One summer, I was lying on the daybed in the living room under the ancient air conditioner, which was barely cooling the room, and I thought to myself, how did people stand it in the heat a hundred years ago, especially the women, who had to wear corsets and all those layers of clothing? And with that thought, Calpurnia and her whole family sprang to life to answer the question for me.
By the way, I made a promise to the house that if I made money from the book, I would use it to restore it to its former glory.
If you could go back and talk to yourself when you were beginning writer, what advice would you offer?
Just do it. Just sit down and write. You can't wait for the muse to show up before you sit down. It won't all be good, but a lot of it will be, and it will get better, the more you do it. Writers write.
So far, other than your own, what is your favorite children's-YA book of 2009 and why?
I love One Beetle Too Many: The Extraordinary Adventures of Charles Darwin by Kathryn Lasky, illustrated by Matthew Truman (Candlewick, 2009), and I really enjoyed Charles and Emma: The Darwins' Leap of Faith by Deborah Heiligman (Holt, 2008). Are we seeing a common thread here?
Several Austin children's-YA authors have trained as lawyers (you, me, Greg Leitich Smith, Louis Sachar, Ruth Pennebaker, Jane Peddicord). Why do you think there are so many of us?
A friend of mine, a very successful trial attorney, once said, "Every lawyer I know has got a novel hidden away in his laptop somewhere." I think it's because we all love language, and using it to convey precise ideas. Or maybe it's because so many lawyers were English majors who couldn't then figure out what to do with their degrees.
What do you do when you're not in the book world?
I spend time in Fentress, I listen to KMFA, the local 24-hour non-commercial classical station (at 89.5 on your dial--plug!), I enjoy visiting with friends and family. I love reading fiction, and I love talking about it with other fiction writers.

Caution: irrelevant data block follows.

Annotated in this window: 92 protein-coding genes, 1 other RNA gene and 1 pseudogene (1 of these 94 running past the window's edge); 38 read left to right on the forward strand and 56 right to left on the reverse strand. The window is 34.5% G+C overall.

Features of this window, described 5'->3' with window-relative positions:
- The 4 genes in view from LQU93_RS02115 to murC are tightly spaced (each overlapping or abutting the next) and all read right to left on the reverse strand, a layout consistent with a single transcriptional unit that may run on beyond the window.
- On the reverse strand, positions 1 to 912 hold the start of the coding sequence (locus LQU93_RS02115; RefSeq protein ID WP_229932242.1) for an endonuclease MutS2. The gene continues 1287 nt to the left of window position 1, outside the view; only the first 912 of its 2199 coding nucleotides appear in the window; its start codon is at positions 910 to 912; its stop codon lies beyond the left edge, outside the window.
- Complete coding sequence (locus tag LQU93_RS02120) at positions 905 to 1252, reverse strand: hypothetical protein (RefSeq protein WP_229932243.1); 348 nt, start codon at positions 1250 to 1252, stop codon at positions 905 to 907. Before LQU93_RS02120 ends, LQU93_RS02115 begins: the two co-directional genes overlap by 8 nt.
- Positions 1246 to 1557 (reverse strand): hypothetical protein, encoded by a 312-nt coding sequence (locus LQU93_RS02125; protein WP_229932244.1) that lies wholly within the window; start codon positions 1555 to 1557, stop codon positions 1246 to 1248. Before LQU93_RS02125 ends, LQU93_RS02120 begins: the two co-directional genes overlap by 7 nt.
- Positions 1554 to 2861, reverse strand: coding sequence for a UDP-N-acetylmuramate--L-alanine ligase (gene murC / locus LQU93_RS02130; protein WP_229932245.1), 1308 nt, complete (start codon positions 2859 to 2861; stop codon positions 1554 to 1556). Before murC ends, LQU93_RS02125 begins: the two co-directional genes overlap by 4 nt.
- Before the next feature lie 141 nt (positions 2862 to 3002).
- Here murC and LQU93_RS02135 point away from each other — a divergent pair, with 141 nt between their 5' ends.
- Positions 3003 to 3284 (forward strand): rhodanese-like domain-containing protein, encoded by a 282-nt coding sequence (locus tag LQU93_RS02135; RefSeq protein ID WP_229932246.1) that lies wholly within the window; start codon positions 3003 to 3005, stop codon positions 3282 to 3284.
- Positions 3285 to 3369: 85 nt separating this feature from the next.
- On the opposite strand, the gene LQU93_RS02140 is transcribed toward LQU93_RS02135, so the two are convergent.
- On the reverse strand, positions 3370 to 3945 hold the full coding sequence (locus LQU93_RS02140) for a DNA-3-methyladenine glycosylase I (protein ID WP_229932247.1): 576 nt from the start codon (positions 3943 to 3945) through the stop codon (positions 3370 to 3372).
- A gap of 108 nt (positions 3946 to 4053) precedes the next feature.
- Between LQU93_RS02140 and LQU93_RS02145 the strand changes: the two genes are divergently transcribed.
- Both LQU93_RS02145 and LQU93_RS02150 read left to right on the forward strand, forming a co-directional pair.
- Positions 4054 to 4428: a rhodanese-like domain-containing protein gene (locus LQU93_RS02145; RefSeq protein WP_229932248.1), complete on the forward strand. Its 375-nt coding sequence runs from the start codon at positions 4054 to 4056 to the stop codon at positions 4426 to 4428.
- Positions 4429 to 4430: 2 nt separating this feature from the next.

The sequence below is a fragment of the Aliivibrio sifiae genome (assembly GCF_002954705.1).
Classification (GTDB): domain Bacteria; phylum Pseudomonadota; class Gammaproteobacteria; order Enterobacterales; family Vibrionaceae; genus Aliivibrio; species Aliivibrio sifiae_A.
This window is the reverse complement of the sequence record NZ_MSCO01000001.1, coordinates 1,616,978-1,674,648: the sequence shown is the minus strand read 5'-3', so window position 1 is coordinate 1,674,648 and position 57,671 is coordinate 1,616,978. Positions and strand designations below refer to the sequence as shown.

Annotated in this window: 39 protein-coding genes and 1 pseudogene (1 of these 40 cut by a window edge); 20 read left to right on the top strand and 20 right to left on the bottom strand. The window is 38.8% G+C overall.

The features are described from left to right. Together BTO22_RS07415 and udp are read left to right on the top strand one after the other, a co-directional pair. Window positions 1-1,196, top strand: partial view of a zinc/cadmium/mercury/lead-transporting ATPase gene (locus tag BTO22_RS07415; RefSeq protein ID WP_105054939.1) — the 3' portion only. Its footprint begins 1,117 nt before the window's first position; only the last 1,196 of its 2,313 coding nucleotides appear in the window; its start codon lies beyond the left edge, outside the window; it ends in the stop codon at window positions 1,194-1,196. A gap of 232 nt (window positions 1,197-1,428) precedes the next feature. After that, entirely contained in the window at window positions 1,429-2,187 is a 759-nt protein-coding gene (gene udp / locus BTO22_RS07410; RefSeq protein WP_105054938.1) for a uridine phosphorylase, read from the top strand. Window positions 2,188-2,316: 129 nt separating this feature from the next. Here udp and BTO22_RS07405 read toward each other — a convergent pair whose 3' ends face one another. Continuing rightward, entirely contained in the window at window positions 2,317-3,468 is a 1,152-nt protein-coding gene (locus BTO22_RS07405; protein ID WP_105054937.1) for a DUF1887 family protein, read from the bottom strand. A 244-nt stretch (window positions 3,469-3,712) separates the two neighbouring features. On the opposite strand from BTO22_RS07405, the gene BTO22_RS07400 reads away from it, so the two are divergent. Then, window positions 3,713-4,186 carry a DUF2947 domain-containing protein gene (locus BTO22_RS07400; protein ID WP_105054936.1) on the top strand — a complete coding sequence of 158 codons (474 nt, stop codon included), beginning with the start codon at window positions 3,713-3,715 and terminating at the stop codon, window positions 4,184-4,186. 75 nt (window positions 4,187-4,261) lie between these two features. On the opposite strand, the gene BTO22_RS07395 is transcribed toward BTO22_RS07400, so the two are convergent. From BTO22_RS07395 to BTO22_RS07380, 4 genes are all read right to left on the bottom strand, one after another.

My husband and I travel quite a bit. Two years ago we hiked across the Grand Canyon, a feat of which I'm inordinately proud, and I have the T-shirt to prove it.
We visit New Zealand every few years to see my relatives, all of whom live there except for my parents, who live in Corpus Christi. New Zealanders are mad for dangerous outdoors activities, such as bungee jumping and zorbing. My husband has bungeed, but I haven't. I may have to jump on out next trip before I get too decrepit.
I have gone zorbing though, where they put you in a giant vinyl ball and roll you down the side of the hill. I screamed with laughter the whole way!
We also went swimming with the seals on our last trip and will go swimming with the wild dolphins on our next one.
What can your readers look forward to next?
I have started a sequel to The Wind In The Willows. It's tentatively called The Willows Redux. I only hope I don't embarrass myself. Grahame was such an amazing writer, especially considering he lived such a sad life. But Ratty, Mole, Toad, and Badger live on, and have brought so much joy to so many. The book really is for all ages.
Learn more about The Evolution of Calpurnia Tate (Holt, 2009), and read an excerpt of the novel.
In the video below, check out The Evolution of Calpurnia Tate: ALA Book Talk by Lynn Rutan (a middle school librarian in Holland, Michigan; and book consultant) from Macmillan Children's Books.